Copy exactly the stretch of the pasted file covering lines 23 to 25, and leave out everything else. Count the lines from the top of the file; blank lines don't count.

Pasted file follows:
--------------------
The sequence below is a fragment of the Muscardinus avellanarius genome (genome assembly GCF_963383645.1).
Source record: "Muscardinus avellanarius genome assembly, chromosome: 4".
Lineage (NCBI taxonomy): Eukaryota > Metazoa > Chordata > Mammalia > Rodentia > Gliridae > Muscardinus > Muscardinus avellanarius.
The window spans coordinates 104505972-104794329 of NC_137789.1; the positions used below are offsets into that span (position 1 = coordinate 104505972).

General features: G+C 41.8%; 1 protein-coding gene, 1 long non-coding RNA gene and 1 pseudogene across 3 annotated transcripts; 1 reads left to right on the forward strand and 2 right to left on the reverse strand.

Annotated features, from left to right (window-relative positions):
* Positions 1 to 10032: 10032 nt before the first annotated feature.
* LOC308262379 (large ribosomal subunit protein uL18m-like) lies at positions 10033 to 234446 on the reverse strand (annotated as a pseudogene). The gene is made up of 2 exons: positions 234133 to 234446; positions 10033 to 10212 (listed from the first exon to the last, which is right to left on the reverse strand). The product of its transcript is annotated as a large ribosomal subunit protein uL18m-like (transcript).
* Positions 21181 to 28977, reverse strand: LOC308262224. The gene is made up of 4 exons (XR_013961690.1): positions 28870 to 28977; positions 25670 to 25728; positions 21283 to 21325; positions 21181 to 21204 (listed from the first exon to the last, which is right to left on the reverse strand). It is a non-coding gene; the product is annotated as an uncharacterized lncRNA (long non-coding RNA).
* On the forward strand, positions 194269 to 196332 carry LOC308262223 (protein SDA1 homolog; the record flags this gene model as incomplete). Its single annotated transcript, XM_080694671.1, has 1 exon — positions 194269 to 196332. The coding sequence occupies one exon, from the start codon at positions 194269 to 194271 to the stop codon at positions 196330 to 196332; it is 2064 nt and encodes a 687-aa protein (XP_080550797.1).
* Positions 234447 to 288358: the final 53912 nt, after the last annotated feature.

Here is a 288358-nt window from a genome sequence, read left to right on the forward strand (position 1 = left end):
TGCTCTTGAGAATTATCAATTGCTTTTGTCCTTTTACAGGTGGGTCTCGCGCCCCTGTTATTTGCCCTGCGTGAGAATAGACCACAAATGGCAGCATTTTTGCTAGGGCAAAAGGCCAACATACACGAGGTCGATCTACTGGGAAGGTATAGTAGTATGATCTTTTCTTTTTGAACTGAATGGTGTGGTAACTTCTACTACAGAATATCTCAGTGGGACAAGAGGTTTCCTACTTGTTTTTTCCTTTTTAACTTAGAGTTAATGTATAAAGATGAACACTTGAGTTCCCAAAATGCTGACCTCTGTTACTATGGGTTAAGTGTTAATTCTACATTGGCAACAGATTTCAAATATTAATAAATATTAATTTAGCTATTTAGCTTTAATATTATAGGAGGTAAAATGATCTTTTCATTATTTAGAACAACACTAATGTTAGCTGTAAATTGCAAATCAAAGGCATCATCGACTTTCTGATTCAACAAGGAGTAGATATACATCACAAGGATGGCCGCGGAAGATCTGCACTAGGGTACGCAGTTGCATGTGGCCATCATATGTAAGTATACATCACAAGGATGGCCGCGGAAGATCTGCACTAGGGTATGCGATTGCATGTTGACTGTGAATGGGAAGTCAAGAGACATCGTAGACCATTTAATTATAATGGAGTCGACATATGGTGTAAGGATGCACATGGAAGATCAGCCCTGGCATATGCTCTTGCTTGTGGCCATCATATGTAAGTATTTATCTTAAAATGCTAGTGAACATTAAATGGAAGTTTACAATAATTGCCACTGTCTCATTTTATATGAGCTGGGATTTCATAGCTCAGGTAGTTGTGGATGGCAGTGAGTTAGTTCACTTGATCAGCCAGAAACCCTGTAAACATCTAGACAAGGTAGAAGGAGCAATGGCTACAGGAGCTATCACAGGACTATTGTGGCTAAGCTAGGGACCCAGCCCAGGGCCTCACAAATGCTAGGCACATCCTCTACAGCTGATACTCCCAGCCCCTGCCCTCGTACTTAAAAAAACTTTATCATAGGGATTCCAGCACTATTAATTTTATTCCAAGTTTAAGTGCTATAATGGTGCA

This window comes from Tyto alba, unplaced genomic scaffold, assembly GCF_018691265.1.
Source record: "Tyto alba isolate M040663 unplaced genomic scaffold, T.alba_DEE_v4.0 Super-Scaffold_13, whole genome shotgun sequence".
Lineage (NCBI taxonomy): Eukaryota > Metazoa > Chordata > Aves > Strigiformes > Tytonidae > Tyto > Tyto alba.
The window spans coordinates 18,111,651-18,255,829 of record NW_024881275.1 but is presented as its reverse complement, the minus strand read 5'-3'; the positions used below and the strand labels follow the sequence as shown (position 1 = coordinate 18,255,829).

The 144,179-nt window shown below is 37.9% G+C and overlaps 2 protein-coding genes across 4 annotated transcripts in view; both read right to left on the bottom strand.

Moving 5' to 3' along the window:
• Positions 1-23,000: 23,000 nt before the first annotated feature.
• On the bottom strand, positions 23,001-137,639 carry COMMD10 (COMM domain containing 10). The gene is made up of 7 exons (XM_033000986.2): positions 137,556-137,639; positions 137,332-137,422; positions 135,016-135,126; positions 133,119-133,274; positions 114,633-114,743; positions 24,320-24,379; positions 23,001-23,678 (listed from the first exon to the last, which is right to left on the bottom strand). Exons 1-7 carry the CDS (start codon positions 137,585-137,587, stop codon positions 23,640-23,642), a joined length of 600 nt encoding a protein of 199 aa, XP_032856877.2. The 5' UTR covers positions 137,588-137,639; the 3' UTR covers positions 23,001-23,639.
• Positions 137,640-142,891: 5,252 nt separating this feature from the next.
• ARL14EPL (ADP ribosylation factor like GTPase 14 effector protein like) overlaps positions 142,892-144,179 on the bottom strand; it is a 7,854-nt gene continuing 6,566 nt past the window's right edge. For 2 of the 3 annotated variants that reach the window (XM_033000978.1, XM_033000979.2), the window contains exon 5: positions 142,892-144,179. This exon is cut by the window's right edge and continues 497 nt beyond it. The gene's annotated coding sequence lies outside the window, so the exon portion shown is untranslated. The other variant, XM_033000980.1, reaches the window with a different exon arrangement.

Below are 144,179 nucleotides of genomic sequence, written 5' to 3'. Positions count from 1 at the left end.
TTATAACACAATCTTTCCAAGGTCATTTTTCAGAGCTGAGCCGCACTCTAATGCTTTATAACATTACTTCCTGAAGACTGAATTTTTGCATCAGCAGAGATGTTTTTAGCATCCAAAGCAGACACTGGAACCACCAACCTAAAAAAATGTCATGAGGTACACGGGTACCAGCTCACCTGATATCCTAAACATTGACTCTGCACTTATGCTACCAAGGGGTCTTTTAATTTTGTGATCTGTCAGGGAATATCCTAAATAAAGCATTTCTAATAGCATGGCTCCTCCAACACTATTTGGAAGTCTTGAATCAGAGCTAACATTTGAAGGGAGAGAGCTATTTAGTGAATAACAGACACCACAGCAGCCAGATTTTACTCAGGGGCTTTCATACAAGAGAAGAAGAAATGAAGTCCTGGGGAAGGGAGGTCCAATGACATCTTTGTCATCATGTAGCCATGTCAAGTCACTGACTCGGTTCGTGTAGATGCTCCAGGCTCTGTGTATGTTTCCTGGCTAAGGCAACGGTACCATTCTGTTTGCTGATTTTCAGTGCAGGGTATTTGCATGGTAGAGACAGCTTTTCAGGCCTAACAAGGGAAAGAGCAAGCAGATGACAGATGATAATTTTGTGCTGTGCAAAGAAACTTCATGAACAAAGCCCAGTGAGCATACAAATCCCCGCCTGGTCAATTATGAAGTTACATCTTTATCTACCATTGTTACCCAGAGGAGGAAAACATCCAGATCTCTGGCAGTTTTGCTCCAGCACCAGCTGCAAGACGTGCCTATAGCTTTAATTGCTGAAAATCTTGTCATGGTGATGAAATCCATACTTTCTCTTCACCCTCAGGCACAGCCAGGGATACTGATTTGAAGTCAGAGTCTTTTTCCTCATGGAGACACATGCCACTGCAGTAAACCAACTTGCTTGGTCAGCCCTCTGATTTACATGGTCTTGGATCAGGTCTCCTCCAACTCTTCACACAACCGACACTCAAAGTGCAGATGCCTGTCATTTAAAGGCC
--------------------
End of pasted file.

• ARL14EPL (ADP ribosylation factor like GTPase 14 effector protein like) overlaps positions 142,892-144,179 on the bottom strand; it is a 7,854-nt gene continuing 6,566 nt past the window's right edge. For 2 of the 3 annotated variants that reach the window (XM_033000978.1, XM_033000979.2), the window contains exon 5: positions 142,892-144,179. This exon is cut by the window's right edge and continues 497 nt beyond it. The gene's annotated coding sequence lies outside the window, so the exon portion shown is untranslated. The other variant, XM_033000980.1, reaches the window with a different exon arrangement.

Below are 144,179 nucleotides of genomic sequence, written 5' to 3'. Positions count from 1 at the left end.
TTATAACACAATCTTTCCAAGGTCATTTTTCAGAGCTGAGCCGCACTCTAATGCTTTATAACATTACTTCCTGAAGACTGAATTTTTGCATCAGCAGAGATGTTTTTAGCATCCAAAGCAGACACTGGAACCACCAACCTAAAAAAATGTCATGAGGTACACGGGTACCAGCTCACCTGATATCCTAAACATTGACTCTGCACTTATGCTACCAAGGGGTCTTTTAATTTTGTGATCTGTCAGGGAATATCCTAAATAAAGCATTTCTAATAGCATGGCTCCTCCAACACTATTTGGAAGTCTTGAATCAGAGCTAACATTTGAAGGGAGAGAGCTATTTAGTGAATAACAGACACCACAGCAGCCAGATTTTACTCAGGGGCTTTCATACAAGAGAAGAAGAAATGAAGTCCTGGGGAAGGGAGGTCCAATGACATCTTTGTCATCATGTAGCCATGTCAAGTCACTGACTCGGTTCGTGTAGATGCTCCAGGCTCTGTGTATGTTTCCTGGCTAAGGCAACGGTACCATTCTGTTTGCTGATTTTCAGTGCAGGGTATTTGCATGGTAGAGACAGCTTTTCAGGCCTAACAAGGGAAAGAGCAAGCAGATGACAGATGATAATTTTGTGCTGTGCAAAGAAACTTCATGAACAAAGCCCAGTGAGCATACAAATCCCCGCCTGGTCAATTATGAAGTTACATCTTTATCTACCATTGTTACCCAGAGGAGGAAAACATCCAGATCTCTGGCAGTTTTGCTCCAGCACCAGCTGCAAGACGTGCCTATAGCTTTAATTGCTGAAAATCTTGTCATGGTGATGAAATCCATACTTTCTCTTCACCCTCAGGCACAGCCAGGGATACTGATTTGAAGTCAGAGTCTTTTTCCTCATGGAGACACATGCCACTGCAGTAAACCAACTTGCTTGGTCAGCCCTCTGATTTACATGGTCTTGGATCAGGTCTCCTCCAACTCTTCACACAACCGACACTCAAAGTGCAGATGCCTGTCATTTAAAGGCC